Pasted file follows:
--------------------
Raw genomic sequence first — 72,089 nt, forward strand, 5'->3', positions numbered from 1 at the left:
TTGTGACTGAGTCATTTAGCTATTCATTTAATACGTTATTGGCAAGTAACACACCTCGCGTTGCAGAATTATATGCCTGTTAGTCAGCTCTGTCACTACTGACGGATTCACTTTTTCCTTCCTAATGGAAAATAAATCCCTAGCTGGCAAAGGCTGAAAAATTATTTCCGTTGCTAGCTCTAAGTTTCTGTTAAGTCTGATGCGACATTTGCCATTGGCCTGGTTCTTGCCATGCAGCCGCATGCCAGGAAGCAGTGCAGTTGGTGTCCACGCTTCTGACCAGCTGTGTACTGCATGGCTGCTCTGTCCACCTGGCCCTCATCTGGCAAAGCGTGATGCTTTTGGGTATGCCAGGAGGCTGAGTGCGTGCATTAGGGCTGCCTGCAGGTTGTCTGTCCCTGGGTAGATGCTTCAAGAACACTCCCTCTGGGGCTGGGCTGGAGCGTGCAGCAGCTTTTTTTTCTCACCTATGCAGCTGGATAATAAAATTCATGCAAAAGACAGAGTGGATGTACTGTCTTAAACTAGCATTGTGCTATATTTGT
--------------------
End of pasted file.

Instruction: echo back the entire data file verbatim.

Raw genomic sequence first — 72,089 nt, forward strand, 5'->3', positions numbered from 1 at the left:
TTGTGACTGAGTCATTTAGCTATTCATTTAATACGTTATTGGCAAGTAACACACCTCGCGTTGCAGAATTATATGCCTGTTAGTCAGCTCTGTCACTACTGACGGATTCACTTTTTCCTTCCTAATGGAAAATAAATCCCTAGCTGGCAAAGGCTGAAAAATTATTTCCGTTGCTAGCTCTAAGTTTCTGTTAAGTCTGATGCGACATTTGCCATTGGCCTGGTTCTTGCCATGCAGCCGCATGCCAGGAAGCAGTGCAGTTGGTGTCCACGCTTCTGACCAGCTGTGTACTGCATGGCTGCTCTGTCCACCTGGCCCTCATCTGGCAAAGCGTGATGCTTTTGGGTATGCCAGGAGGCTGAGTGCGTGCATTAGGGCTGCCTGCAGGTTGTCTGTCCCTGGGTAGATGCTTCAAGAACACTCCCTCTGGGGCTGGGCTGGAGCGTGCAGCAGCTTTTTTTTCTCACCTATGCAGCTGGATAATAAAATTCATGCAAAAGACAGAGTGGATGTACTGTCTTAAACTAGCATTGTGCTATATTTGT